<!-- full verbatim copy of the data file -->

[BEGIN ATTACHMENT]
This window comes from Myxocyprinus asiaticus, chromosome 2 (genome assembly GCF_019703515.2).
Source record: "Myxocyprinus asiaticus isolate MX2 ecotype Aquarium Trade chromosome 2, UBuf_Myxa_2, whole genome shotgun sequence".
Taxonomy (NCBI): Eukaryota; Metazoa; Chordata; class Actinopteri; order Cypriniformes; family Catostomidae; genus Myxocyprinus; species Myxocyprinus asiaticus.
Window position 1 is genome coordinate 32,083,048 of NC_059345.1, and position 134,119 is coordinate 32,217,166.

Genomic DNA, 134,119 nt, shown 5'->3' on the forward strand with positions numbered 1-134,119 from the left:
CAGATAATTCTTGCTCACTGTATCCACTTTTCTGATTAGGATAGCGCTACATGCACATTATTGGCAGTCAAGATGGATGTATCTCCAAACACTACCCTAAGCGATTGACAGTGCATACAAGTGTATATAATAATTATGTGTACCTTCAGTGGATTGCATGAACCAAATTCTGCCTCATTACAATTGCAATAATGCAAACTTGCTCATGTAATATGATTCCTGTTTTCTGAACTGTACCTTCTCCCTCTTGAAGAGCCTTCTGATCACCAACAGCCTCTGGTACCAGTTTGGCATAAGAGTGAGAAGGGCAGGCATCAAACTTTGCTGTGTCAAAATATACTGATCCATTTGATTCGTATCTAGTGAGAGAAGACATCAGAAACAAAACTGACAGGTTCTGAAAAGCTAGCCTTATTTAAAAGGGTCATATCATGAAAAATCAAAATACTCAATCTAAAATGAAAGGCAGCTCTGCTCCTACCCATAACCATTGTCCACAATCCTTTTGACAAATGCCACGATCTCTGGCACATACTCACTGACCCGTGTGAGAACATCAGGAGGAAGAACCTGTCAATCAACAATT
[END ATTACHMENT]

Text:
This window comes from Myxocyprinus asiaticus, chromosome 2 (genome assembly GCF_019703515.2).
Source record: "Myxocyprinus asiaticus isolate MX2 ecotype Aquarium Trade chromosome 2, UBuf_Myxa_2, whole genome shotgun sequence".
Taxonomy (NCBI): Eukaryota; Metazoa; Chordata; class Actinopteri; order Cypriniformes; family Catostomidae; genus Myxocyprinus; species Myxocyprinus asiaticus.
Window position 1 is genome coordinate 32,083,048 of NC_059345.1, and position 134,119 is coordinate 32,217,166.

Genomic DNA, 134,119 nt, shown 5'->3' on the forward strand with positions numbered 1-134,119 from the left:
CAGATAATTCTTGCTCACTGTATCCACTTTTCTGATTAGGATAGCGCTACATGCACATTATTGGCAGTCAAGATGGATGTATCTCCAAACACTACCCTAAGCGATTGACAGTGCATACAAGTGTATATAATAATTATGTGTACCTTCAGTGGATTGCATGAACCAAATTCTGCCTCATTACAATTGCAATAATGCAAACTTGCTCATGTAATATGATTCCTGTTTTCTGAACTGTACCTTCTCCCTCTTGAAGAGCCTTCTGATCACCAACAGCCTCTGGTACCAGTTTGGCATAAGAGTGAGAAGGGCAGGCATCAAACTTTGCTGTGTCAAAATATACTGATCCATTTGATTCGTATCTAGTGAGAGAAGACATCAGAAACAAAACTGACAGGTTCTGAAAAGCTAGCCTTATTTAAAAGGGTCATATCATGAAAAATCAAAATACTCAATCTAAAATGAAAGGCAGCTCTGCTCCTACCCATAACCATTGTCCACAATCCTTTTGACAAATGCCACGATCTCTGGCACATACTCACTGACCCGTGTGAGAACATCAGGAGGAAGAACCTGTCAATCAACAATT